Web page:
and as all
so slight and

(Gunnar Björling, from You Go the Words, tr Fredrik Hertzberg (2007). The dates I'm giving for translated works are the dates of the published translations, not the originals. This long poem was completed in Swedish in 1955. I read You Go just after or before Inger Christensen's Alphabet and was surprised a little bit later when Christensen cropped up at Biblibio and Wuthering Expectations. She is not a household name in the English-writing world but there she was anyway, like a sprig of mushroom in the grass.)

* brewis could mean either broth or bread soaked in broth, according to the Collins English Dictionary. "C16: from Old French broez, from broet, diminutive of breu broth."

Monday, December 29, 2014

from the describable qualities of things

Slow execution was typically associated with lasting artistic value in classical art theory. Thus Zeuxis explained that he painted "slowly so that my paintings will live for a long time," and Apelles mocked the artist who completed a painting in a single day saying, "you need not tell me … the work itself shows it." In the Renaissance too mistrust of rapid execution remained paramount. For example, Vasari himself was strongly criticized for completing his frescoes in the Cancellaria at Rome too quickly. Michelangelo's withering comment on being told that they had been finished in a hundred days ("e si vedi") directly echoed that of Apelles. However, the same theoretical tradition certainly championed works showing the kind of lightness of touch which merely suggested quickness of execution. […] And yet this modern lightness of touch was not to be confused with mere time-saving.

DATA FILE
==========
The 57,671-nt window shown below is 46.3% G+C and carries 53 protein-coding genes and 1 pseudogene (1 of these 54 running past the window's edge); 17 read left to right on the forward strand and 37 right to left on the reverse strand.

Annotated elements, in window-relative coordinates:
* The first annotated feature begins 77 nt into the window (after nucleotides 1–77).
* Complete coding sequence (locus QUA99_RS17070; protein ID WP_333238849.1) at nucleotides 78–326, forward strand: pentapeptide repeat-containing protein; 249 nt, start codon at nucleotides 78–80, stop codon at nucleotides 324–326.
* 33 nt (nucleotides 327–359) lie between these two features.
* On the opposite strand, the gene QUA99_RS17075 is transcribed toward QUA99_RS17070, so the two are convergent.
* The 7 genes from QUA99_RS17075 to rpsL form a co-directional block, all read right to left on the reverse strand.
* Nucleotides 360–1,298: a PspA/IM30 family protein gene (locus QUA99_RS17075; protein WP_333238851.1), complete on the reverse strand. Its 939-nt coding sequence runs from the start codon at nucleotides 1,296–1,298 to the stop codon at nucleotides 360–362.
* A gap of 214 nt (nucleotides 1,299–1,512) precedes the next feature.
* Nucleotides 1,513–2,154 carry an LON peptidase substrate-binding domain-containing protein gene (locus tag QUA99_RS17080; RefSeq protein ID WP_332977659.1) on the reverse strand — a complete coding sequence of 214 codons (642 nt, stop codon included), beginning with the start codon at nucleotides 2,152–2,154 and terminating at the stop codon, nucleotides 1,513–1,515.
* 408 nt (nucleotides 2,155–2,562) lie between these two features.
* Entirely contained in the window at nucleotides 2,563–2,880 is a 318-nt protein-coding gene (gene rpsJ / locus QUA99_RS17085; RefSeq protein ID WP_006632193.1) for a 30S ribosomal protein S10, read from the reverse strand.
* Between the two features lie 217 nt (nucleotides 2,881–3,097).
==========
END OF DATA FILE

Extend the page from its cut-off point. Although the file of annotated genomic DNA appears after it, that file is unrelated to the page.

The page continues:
(Tom Nichols, Tintoretto: Tradition and Identity (1999))

We involve ourselves in endless perplexities in trying to deduce excellence and beauty, unity and necessity, from the describable qualities of things, we repeat the rationalistic fiction of turning the notions which we abstract from the observation of facts into the powers that give those facts character and being.

(George Santayana, The Sense of Beauty (1896))

Sunday, December 28, 2014

so tiny that they are like the sound of a tinkling bell

The sky is pure and cool, lying wide open to all the stars. There is a great flock of worlds up in that endless meadow, tiny, teeming worlds, so tiny that they are like the sound of a tinkling bell; as I look at them, I can hear thousands of tiny bells.

(Knut Hamsun, tr. Paula Wiking, Look Back on Happiness)

O up in height, O snatcht up, O swiftly going,
Common to beechwood, breathing was loving, the yet
Unknown Crickley Cliffs trumpeted, set music on glowing
In my mind. White Cotswold, wine scarlet woods and leaf wreckage wet.

(Ivor Gurney, Old Thought, from the Collected Poems)

The world is not to be cheated of a grain; not so much as a breath of its air is to be drawn surreptitiously.

(John Ruskin, The Crown of Wild Olive)